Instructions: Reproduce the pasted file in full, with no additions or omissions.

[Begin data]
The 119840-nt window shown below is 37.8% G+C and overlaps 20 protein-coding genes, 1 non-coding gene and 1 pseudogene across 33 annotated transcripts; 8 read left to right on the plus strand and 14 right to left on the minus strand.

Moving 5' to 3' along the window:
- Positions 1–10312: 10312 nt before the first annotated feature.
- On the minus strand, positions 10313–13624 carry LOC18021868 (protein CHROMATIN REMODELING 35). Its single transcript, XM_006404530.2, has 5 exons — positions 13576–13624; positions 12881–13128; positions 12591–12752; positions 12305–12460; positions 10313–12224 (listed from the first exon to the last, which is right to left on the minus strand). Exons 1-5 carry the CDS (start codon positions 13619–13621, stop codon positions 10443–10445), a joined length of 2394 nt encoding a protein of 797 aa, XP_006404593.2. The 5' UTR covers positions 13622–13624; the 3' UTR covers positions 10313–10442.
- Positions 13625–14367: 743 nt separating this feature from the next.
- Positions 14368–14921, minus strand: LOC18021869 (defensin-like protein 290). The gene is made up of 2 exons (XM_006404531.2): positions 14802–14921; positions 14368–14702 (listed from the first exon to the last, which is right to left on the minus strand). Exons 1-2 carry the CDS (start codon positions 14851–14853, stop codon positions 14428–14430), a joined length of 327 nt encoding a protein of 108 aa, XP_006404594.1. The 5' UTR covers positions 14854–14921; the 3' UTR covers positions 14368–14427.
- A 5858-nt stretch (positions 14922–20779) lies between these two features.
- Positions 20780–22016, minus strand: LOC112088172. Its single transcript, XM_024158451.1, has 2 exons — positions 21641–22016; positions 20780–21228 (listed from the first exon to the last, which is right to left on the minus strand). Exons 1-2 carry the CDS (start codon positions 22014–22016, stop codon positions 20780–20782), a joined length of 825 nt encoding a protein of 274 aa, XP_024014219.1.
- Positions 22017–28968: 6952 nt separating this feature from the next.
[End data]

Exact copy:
The 119840-nt window shown below is 37.8% G+C and overlaps 20 protein-coding genes, 1 non-coding gene and 1 pseudogene across 33 annotated transcripts; 8 read left to right on the plus strand and 14 right to left on the minus strand.

Moving 5' to 3' along the window:
- Positions 1–10312: 10312 nt before the first annotated feature.
- On the minus strand, positions 10313–13624 carry LOC18021868 (protein CHROMATIN REMODELING 35). Its single transcript, XM_006404530.2, has 5 exons — positions 13576–13624; positions 12881–13128; positions 12591–12752; positions 12305–12460; positions 10313–12224 (listed from the first exon to the last, which is right to left on the minus strand). Exons 1-5 carry the CDS (start codon positions 13619–13621, stop codon positions 10443–10445), a joined length of 2394 nt encoding a protein of 797 aa, XP_006404593.2. The 5' UTR covers positions 13622–13624; the 3' UTR covers positions 10313–10442.
- Positions 13625–14367: 743 nt separating this feature from the next.
- Positions 14368–14921, minus strand: LOC18021869 (defensin-like protein 290). The gene is made up of 2 exons (XM_006404531.2): positions 14802–14921; positions 14368–14702 (listed from the first exon to the last, which is right to left on the minus strand). Exons 1-2 carry the CDS (start codon positions 14851–14853, stop codon positions 14428–14430), a joined length of 327 nt encoding a protein of 108 aa, XP_006404594.1. The 5' UTR covers positions 14854–14921; the 3' UTR covers positions 14368–14427.
- A 5858-nt stretch (positions 14922–20779) lies between these two features.
- Positions 20780–22016, minus strand: LOC112088172. Its single transcript, XM_024158451.1, has 2 exons — positions 21641–22016; positions 20780–21228 (listed from the first exon to the last, which is right to left on the minus strand). Exons 1-2 carry the CDS (start codon positions 22014–22016, stop codon positions 20780–20782), a joined length of 825 nt encoding a protein of 274 aa, XP_024014219.1.
- Positions 22017–28968: 6952 nt separating this feature from the next.